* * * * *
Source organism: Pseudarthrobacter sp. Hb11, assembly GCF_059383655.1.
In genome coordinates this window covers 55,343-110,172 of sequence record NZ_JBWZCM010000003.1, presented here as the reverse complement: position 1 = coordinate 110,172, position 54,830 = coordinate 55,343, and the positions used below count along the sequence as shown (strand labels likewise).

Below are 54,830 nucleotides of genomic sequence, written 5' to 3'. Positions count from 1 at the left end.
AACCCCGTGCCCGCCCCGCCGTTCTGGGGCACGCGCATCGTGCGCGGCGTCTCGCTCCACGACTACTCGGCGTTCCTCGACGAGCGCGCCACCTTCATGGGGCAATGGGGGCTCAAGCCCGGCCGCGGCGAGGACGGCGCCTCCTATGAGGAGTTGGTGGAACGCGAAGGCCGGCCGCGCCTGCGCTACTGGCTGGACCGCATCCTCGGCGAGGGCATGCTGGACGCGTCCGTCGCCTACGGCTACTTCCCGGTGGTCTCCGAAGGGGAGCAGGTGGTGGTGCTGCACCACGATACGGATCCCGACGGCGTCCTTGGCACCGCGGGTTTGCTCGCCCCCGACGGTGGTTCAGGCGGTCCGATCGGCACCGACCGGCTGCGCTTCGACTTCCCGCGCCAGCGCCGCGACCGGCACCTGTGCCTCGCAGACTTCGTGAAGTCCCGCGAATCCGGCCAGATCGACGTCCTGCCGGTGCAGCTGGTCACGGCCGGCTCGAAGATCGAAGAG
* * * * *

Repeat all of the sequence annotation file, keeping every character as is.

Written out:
Source organism: Pseudarthrobacter sp. Hb11, assembly GCF_059383655.1.
In genome coordinates this window covers 55,343-110,172 of sequence record NZ_JBWZCM010000003.1, presented here as the reverse complement: position 1 = coordinate 110,172, position 54,830 = coordinate 55,343, and the positions used below count along the sequence as shown (strand labels likewise).

Below are 54,830 nucleotides of genomic sequence, written 5' to 3'. Positions count from 1 at the left end.
AACCCCGTGCCCGCCCCGCCGTTCTGGGGCACGCGCATCGTGCGCGGCGTCTCGCTCCACGACTACTCGGCGTTCCTCGACGAGCGCGCCACCTTCATGGGGCAATGGGGGCTCAAGCCCGGCCGCGGCGAGGACGGCGCCTCCTATGAGGAGTTGGTGGAACGCGAAGGCCGGCCGCGCCTGCGCTACTGGCTGGACCGCATCCTCGGCGAGGGCATGCTGGACGCGTCCGTCGCCTACGGCTACTTCCCGGTGGTCTCCGAAGGGGAGCAGGTGGTGGTGCTGCACCACGATACGGATCCCGACGGCGTCCTTGGCACCGCGGGTTTGCTCGCCCCCGACGGTGGTTCAGGCGGTCCGATCGGCACCGACCGGCTGCGCTTCGACTTCCCGCGCCAGCGCCGCGACCGGCACCTGTGCCTCGCAGACTTCGTGAAGTCCCGCGAATCCGGCCAGATCGACGTCCTGCCGGTGCAGCTGGTCACGGCCGGCTCGAAGATCGAAGAG